Monday, December 16, 2013

How Many Questions Surround the Rockets? (Power Rankings, Week 7)

This week's NBA highlights included an Eastern conference finals previewa Manimal sighting, and a swell Dame.

The lowlights (at least for me) included basically eveything that happened with the Knicks. An example:

The Knicks remain firmly entrenched in the bottom 10 of these power rankings, and I'm resigned to that fact. Meanwhile, the Pacers and Thunder remain atop the rankings, with the Spurs, Blazers, and Heat rounding out the top five.

Following the complete rankings, I'll take a closer look at the mysterious Houston Rockets and the surprising Denver Nuggets.

Here are my Week 7 Power Rankings:
30. Milwaukee Bucks (5-19)
29. Utah Jazz (6-20)
28. Orlando Magic (7-17)
27. Philadelphia 76ers (7-18)
26. Sacramento Kings (7-15)
25. New York Knicks (7-16)
24. Cleveland Cavaliers (9-14)
23. Charlotte Bobcats (10-14)
22. Brooklyn Nets (8-15)
21. Toronto Raptors (9-13)
20. Washington Wizards (9-13)
19. Chicago Bulls (9-13)
18. Boston Celtics (11-14)
17. Detroit Pistons (11-14)
16. Memphis Grizzlies (10-13)
15. New Orleans Pelicans (11-11)
14. Los Angeles Lakers (11-12)
13. Atlanta Hawks (12-12)
12. Minnesota Timberwolves (12-12)
11. Golden State Warriors (13-12)
10. Phoenix Suns (14-9)
9. Denver Nuggets (14-9)
8. Dallas Mavericks (14-10)
7. Houston Rockets (16-9)
6. Los Angeles Clippers (16-9)
5. Miami Heat (17-6)
4. Portland Trail Blazers (21-4)
3. San Antonio Spurs (19-4)
2. Oklahoma City Thunder (19-4)
1. Indiana Pacers (20-3)

Houston Rockets 

This is the second time we've looked at the Rockets, and now we have a much larger sample size to examine. (Click here to read my take on Houston after Week 1.)

However, even though the hoopsters from Clutch City* have now had one-third of a season to mesh, there are still many questions surrounding the team. We'll examine three of those questions here.

*When I was in college, I had a couple buddies from Houston who insisted on calling it "Clutch City" more frequently than they called it "Houston."

Question 1: What's the deal with Omer Asik?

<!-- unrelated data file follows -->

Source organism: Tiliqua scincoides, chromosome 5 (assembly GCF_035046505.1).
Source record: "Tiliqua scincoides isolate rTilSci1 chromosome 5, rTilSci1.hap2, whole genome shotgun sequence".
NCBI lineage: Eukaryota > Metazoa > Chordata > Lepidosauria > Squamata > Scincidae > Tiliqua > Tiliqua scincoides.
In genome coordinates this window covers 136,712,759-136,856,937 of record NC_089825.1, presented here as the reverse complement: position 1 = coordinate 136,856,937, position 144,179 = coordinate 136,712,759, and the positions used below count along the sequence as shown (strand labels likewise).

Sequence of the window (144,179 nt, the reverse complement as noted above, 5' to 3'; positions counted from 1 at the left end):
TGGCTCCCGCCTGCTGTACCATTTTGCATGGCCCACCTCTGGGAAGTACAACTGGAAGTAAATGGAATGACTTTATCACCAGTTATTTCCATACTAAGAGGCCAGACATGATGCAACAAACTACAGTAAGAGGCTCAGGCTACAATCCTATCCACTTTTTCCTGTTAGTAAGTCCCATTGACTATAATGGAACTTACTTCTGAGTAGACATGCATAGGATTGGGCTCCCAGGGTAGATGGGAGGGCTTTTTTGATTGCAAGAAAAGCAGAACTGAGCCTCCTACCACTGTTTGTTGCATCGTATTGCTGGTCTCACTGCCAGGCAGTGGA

Asik pouted his way out of the lineup just a few weeks into the season, and his situation has been hanging over the Rockets since then. Asik has been the subject of incessant trade rumors, and Houston general manager Daryl Morey has said the big man will be traded by Thursday. Morey will probably pull the trigger soon after I post this, and the Rockets will most likely improve as a result. We'll see if they acquire any pieces that will be useful this season.

Question 2: Will the team's defense improve?
The Houston guards, especially star James Harden, have been horrible on defense this year. They consistently allow opponents to slash into the paint, and Dwight Howard can't always cover up their deficiencies. As a result, the team has not been strong defensively. The Rockets rank in the middle of the league in points per 100 possessions, and that starts with the perimeter players.

Question 3: Will Dwight Howard's free throw shooting submarine the season?
Howard went 7-for-7 from the charity stripe in Friday's shootout win over Golden State, yet he's still only shooting 56 percent from the line. Teams have not been shy to use the incredibly boring "Hack-A-Howard" strategy, because it usually works. It remains to be seen how many important games Howard's foul shooting will cost the Rockets in the spring.

Denver Nuggets 

After new coach Brian Shaw seemed to grind the fast-paced Nuggets to a halt in the season's first few weeks, Denver is again in the top 10 in John Hollinger's pace factor and offensive efficiency rankings. Even though Danilo Gallinari has missed the entire season with an ACL injury, the offense has hummed.

Ty Lawson's improved play has been the main reason that the Nuggets have remained in the playoff race even without one of their top scorers. Lawson, one of the NBA's fastest players,* leads the league with 10.8 drives to the basket each game. Even more impressively for a 5-foot-11 guy like Lawson is the fact that he's averaging 50 percent shooting on those drives.

*I remember watching Lawson when he was at UNC, and I thought he often looked out of control. It was like witnessing a Formula 1 car with no brakes. Now, it's more like watching a Ferrari with great handling. Awesome to behold. 

In addition to Lawson, Denver has an up-and-comer in Kenneth Faried (the aforementioned Manimal), as well as 10 other serviceable rotation players. The team has enough depth that it's remained in the top eight in the Western Conference despite the extended absences of Gallinari and JaVale McGee.

The Nuggets have their issues, of course. Their low-post play is lacking, they are middling on defense, and they can't rebound. Having said that, if Denver can somehow squeeze its way into the playoffs in the crowded West, the team might still end up with a 2014 lottery pick. It's beginning to look more and more like the Nuggets won the 2011 trade that sent Carmelo Anthony to the Knicks. Just icing on the cake for this surprising Denver team.

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